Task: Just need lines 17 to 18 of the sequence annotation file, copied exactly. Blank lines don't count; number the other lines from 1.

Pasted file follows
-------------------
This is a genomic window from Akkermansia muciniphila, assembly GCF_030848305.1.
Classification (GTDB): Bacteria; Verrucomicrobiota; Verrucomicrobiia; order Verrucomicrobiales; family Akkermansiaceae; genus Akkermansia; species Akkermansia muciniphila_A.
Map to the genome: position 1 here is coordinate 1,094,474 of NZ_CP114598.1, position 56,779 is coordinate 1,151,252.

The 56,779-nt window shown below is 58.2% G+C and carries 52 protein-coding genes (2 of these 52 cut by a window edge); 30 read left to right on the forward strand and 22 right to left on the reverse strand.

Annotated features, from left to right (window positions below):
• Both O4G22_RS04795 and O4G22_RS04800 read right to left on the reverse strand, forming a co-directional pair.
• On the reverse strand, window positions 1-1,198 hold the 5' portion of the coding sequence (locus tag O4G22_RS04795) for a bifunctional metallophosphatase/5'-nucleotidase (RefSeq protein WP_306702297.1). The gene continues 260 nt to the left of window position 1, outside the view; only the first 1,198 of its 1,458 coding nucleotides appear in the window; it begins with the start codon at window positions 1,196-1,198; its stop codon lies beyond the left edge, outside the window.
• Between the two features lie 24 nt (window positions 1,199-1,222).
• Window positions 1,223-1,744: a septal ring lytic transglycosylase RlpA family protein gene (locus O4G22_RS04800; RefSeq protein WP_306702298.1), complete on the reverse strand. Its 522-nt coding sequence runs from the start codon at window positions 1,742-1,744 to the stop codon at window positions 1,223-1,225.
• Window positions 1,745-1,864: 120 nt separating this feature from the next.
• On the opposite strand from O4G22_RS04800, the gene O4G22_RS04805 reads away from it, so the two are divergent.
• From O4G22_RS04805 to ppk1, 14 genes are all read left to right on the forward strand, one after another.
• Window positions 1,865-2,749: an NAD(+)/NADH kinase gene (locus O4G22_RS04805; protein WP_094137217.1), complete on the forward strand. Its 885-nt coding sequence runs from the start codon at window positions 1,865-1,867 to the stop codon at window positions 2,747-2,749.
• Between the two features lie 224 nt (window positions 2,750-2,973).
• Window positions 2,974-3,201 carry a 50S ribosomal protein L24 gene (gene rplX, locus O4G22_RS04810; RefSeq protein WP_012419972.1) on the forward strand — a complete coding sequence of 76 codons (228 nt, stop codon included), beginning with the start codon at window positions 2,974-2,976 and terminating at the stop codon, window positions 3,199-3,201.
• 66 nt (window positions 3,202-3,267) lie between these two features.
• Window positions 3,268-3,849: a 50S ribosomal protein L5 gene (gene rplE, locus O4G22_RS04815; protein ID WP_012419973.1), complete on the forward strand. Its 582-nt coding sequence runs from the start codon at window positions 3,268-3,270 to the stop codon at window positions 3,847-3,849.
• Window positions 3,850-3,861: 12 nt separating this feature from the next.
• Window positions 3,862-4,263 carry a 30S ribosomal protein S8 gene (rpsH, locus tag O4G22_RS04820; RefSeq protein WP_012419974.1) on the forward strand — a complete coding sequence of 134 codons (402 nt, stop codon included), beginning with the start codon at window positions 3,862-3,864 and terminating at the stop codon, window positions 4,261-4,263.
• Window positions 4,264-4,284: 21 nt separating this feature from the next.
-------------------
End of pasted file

• Window positions 3,268-3,849: a 50S ribosomal protein L5 gene (gene rplE, locus O4G22_RS04815; protein ID WP_012419973.1), complete on the forward strand. Its 582-nt coding sequence runs from the start codon at window positions 3,268-3,270 to the stop codon at window positions 3,847-3,849.
• Window positions 3,850-3,861: 12 nt separating this feature from the next.